Christ’s Great Interest

The Church sits atop Christ’s chief interests. At His return He will find it spotless and pure. Christ has blessed His Church immensely: this divine institution has received the most benefits from His hand and is made up of a people called out from the world who are to live holy and separated lives, in the same manner that Christ had mirrored God`s holiness to us. Clouds_small As His Bride, God`s people still are too blemished and spotted to be thought of as anywhere near the perfection found in the bridegroom, with seemingly little hope of reaching that place anytime soon. However, the comments of R.C. Sproul are worth noting “Holiness is not so much what the church is at any given moment in her history, but what she will be.”1. At some point in history, the fullness of that holiness in the church will be achieved at His glorious return. In the meantime sin threatens to disrupt and usurp the process already begun in saints But as always Christ never leaves believers alone to find their own way but promotes spiritual wellness in the body. Just as health warnings deal with our physical state, so on a spiritual plane Christ keeps a close watch over His flock. With a firm hand the Shepherd pronounces three judgments to prevent sin from gaining a foothold in His Church and corrupting the whole. The three caveats are to be found in a block of teaching from Matthew  18:1-35.

In the first of these three warnings, the unrepentant offender who leads others into sin is promised in graphic terms a fate worse than having a millstone tied to his neck and drowned in the sea (Matt. 18:6). In similar tones, Jesus warned elsewhere in Matt. 25: 34-46 that whether you help or hurt a believer is as though you had done it to Christ Himself. Mistreatment against a believer is the sane as mistreating Christ and be sure that the consequences already described will follow. Believers should be advised that being responsible for causing a Christian to sin is not restrictive to overt acts alone, but can also be caused by failing to lead them into righteousness2. Put simply, it is not enough to refrain from corrupting others with our sins; but if we remain impassive to our brothers’ needs then it is no better as we become stumbling blocks to their development.

A second indictment is found at the end of the reconciliation process, Matt 18:17. If the sinner fails to repent after the first two steps are taken, then in the third step the entire church becomes involved. The individual runs the risk of being excommunicated and to be thought of as a non-believer until he repents. The point to this process is to restore the sinner to God and to the offended party. It is meant to keep the church pure and obedient to Christ., that its members work in harmony with each other in the bond of peace and love; whereas if an individual adamantly refuses to be held accountable for his sin, this final phase of expulsion then becomes needful. This declaration against the non-repentant is a pronouncement of unusual importance: I tell you the truth vv 19. While actions to bring the sinner to repentance are to be executed with love, diplomacy, and proper motive, the administration and final resolution reached in this process is spoken of as already having received approval beforehand in eternity vv. 18.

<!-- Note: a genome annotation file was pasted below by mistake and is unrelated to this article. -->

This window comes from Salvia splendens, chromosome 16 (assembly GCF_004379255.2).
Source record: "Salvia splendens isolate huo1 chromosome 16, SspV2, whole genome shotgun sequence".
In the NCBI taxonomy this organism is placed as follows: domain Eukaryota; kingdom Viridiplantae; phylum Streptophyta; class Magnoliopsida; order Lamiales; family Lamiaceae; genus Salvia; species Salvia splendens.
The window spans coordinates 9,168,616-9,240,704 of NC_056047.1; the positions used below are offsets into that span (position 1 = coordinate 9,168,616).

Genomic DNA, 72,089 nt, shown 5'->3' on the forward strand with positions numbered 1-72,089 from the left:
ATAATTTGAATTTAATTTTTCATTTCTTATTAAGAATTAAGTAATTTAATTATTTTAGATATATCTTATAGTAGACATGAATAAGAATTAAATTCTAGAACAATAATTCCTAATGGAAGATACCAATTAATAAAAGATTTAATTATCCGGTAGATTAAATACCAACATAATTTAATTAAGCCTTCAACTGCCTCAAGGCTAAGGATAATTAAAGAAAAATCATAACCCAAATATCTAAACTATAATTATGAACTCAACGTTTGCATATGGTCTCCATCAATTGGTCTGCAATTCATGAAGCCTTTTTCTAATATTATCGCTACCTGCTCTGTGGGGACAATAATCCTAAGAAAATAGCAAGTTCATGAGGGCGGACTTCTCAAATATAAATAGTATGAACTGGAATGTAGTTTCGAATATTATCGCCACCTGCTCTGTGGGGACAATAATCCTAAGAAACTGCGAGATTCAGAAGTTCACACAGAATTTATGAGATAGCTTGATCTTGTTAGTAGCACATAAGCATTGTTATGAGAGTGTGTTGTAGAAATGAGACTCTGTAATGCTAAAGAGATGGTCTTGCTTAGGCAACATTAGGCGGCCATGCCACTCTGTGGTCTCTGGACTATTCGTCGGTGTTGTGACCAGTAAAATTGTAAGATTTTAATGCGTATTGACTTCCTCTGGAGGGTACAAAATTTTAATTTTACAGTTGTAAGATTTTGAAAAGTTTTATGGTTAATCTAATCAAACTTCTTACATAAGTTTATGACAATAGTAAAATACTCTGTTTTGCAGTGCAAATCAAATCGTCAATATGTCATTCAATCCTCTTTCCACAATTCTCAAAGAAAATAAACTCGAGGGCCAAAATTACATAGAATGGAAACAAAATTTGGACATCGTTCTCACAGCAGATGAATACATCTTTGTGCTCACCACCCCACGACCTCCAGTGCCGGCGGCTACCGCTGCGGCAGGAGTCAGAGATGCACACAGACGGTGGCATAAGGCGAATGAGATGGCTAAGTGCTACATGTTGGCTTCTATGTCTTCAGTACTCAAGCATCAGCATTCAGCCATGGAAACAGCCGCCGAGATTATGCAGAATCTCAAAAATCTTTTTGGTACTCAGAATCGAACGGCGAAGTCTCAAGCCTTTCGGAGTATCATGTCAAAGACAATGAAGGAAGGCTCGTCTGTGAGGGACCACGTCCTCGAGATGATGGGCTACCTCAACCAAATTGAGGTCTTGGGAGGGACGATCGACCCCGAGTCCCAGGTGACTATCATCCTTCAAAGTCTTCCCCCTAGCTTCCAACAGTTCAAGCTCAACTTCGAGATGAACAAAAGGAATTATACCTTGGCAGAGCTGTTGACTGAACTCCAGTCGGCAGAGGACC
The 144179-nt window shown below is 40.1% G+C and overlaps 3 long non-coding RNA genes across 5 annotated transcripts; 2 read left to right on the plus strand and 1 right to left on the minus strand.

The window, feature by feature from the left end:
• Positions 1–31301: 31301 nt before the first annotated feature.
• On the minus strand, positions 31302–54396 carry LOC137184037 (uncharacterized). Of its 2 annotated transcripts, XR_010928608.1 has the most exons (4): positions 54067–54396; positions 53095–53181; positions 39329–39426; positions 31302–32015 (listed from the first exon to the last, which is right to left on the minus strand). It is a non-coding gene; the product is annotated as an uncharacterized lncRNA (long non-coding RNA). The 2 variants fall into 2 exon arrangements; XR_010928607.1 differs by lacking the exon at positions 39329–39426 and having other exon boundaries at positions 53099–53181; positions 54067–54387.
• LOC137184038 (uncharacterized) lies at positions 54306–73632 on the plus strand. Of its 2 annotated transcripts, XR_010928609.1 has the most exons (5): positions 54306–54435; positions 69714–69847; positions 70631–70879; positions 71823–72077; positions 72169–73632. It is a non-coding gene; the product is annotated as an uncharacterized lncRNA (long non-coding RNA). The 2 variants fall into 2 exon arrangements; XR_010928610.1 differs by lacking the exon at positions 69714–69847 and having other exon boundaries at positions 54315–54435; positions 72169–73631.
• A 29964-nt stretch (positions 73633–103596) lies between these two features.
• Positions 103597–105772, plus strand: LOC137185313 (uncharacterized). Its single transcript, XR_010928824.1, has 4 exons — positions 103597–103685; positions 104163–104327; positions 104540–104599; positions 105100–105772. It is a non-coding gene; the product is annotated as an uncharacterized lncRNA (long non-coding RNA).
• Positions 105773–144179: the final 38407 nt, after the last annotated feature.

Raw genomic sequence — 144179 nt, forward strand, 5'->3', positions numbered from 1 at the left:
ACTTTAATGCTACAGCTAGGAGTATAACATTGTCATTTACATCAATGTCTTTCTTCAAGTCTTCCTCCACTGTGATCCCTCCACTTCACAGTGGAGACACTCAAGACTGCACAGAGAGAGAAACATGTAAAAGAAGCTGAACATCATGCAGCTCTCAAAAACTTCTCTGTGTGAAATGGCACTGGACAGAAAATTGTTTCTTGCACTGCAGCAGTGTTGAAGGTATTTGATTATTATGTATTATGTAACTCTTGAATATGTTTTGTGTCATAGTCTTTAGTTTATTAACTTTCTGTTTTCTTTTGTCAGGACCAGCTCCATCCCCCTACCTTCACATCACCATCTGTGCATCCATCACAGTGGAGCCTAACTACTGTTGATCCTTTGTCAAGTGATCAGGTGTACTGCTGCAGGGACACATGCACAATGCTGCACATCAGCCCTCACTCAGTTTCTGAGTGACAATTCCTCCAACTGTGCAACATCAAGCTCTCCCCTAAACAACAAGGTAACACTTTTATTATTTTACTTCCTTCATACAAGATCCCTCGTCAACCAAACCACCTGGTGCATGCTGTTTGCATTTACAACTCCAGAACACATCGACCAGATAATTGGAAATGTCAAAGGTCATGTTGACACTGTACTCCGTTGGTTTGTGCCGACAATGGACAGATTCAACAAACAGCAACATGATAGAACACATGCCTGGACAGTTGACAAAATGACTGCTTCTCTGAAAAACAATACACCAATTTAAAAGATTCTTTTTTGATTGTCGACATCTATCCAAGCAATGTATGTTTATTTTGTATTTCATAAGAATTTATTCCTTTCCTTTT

The third divine caveat is found at the end of the parable of the unmerciful servant vv. 21-35. Here, the unmerciful servant is forgiven a great debt, some estimate a little more than what it cost to build Solomon`s temple. Yet, this selfsame servant afterwards refuses to forgive another his debt which was considerably less. When the master heard of it, he rendered his unmerciful servant his just punishment until all was paid back that was originally owed to him. Since this servant demonstrated no real remorse, forgiveness was withheld. In the book of James this truth receives similar treatment: “Judgment will be merciless to one who has shown no mercy.”(James  2:13). Even a casual reading with an eye toward these ominous warnings, should tell us that God is quite serious about repentance and reconciliation.

Christ is incredibly wise to build His Church in the manner that He did and continues to do. Three judicial warnings are given to prevent sin and unrepentance from taking up residence in the church. Scales Even the thought of having to face these hard facts helps us maintain a keen sense of our duty to each other and to God. Though it is inevitable that sin will continue (Mat.18:7), believers must steer clear of it and measure the impact of their behavior and actions on fellow believers. Divine wisdom does not enlighten the believer with a thousand and one ways on how to manage Christians’ relationships, but speaks clearly about brotherly love and the repercussions that loom over us if indeed we throw our support behind sin instead of upholding our responsibility to our brethren. By way of analogy, Ottawa alone has in their planning and municipal act 876 pages of by-laws to regulate living arrangements within society. Try reading through some of these and the words ambivalence and incomprehensible may come to mind. But God issues three warnings for the local church assembly to live by to maintain peace and holiness that even someone like the apostle Peter can understand. In vv 21 he attempts to adjust the Christian standards a bit by suggesting his own version on the number of times a person may forgive. Christ corrects him and adjusts his reasoning to think along heavenly lines; to forgive as many times as is required.